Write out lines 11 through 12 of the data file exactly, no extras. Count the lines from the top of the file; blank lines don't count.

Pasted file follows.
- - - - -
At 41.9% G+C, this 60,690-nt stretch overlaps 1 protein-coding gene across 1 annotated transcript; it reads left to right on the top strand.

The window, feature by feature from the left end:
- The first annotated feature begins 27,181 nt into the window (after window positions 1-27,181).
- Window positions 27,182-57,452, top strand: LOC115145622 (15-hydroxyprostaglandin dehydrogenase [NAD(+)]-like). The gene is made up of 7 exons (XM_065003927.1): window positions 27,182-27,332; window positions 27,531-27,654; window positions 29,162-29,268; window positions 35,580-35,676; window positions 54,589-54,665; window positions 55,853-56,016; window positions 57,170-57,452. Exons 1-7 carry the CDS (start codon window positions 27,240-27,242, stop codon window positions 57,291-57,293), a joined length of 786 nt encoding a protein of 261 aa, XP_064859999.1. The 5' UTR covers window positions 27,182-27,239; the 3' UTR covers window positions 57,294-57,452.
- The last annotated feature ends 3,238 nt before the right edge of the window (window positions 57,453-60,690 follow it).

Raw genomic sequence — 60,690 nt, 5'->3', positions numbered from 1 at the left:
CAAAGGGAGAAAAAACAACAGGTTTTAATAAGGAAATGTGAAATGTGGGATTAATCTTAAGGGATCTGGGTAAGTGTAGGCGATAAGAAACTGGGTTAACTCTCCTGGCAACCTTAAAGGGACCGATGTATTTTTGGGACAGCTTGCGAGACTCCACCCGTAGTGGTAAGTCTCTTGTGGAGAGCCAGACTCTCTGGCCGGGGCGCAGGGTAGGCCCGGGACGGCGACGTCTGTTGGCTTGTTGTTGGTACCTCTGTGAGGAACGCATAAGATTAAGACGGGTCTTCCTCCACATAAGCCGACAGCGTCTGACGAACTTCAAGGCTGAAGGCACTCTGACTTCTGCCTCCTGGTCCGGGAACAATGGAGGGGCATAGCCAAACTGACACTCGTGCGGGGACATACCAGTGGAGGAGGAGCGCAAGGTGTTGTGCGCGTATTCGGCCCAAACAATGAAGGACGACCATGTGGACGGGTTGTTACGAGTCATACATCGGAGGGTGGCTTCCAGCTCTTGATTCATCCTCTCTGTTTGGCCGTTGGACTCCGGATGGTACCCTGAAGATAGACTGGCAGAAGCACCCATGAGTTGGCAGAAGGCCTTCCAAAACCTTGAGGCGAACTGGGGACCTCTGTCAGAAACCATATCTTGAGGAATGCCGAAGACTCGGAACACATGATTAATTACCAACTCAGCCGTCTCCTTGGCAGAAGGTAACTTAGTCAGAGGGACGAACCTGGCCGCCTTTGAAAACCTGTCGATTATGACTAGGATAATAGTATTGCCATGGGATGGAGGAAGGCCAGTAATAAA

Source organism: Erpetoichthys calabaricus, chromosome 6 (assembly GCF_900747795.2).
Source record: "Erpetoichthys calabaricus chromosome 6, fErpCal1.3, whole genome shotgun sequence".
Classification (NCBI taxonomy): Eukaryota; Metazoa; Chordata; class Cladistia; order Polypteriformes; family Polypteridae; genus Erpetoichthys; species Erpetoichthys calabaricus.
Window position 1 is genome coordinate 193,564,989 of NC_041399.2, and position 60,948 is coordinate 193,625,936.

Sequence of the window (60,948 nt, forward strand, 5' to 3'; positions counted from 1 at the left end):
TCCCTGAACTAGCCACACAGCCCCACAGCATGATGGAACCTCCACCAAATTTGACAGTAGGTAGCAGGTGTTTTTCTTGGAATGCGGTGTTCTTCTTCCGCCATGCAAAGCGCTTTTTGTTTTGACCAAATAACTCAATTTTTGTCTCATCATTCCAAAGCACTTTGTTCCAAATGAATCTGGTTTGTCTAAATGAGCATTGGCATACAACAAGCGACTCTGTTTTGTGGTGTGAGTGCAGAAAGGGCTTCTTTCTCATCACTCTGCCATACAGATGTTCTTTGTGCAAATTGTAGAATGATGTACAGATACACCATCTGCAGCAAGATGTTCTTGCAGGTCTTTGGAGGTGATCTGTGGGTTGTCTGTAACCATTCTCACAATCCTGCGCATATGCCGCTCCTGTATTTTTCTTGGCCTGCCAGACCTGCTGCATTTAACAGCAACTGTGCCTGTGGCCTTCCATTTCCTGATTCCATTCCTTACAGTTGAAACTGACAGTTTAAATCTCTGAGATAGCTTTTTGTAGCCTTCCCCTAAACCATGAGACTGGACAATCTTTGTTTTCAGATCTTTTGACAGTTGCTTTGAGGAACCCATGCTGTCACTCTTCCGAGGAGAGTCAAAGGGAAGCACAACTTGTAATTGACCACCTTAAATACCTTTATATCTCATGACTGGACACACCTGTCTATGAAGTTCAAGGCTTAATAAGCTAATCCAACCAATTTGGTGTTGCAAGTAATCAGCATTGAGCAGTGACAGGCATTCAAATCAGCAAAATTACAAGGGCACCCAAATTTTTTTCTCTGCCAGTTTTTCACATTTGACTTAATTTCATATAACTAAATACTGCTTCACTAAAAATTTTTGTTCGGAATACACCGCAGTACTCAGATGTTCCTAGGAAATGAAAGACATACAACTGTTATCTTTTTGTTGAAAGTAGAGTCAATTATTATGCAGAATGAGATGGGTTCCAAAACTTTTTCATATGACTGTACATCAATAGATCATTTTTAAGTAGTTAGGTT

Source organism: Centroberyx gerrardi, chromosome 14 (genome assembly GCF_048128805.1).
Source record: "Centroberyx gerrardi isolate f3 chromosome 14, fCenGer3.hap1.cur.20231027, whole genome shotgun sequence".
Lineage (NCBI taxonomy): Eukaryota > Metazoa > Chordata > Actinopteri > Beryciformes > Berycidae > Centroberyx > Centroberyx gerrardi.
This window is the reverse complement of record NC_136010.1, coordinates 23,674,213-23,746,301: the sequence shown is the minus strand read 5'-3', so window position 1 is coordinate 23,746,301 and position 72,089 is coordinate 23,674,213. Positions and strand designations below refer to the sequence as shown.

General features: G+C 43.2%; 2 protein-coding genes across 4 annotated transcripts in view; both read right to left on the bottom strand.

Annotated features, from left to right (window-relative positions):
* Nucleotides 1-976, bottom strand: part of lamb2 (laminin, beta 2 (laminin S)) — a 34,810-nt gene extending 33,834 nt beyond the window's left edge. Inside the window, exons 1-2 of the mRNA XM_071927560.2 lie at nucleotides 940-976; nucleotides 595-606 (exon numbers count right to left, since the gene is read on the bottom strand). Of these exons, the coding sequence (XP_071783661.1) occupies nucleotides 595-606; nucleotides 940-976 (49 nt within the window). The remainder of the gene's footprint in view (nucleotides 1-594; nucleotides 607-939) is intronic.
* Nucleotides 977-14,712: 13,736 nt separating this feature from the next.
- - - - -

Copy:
Window position 1 is genome coordinate 193,564,989 of NC_041399.2, and position 60,948 is coordinate 193,625,936.

Sequence of the window (60,948 nt, forward strand, 5' to 3'; positions counted from 1 at the left end):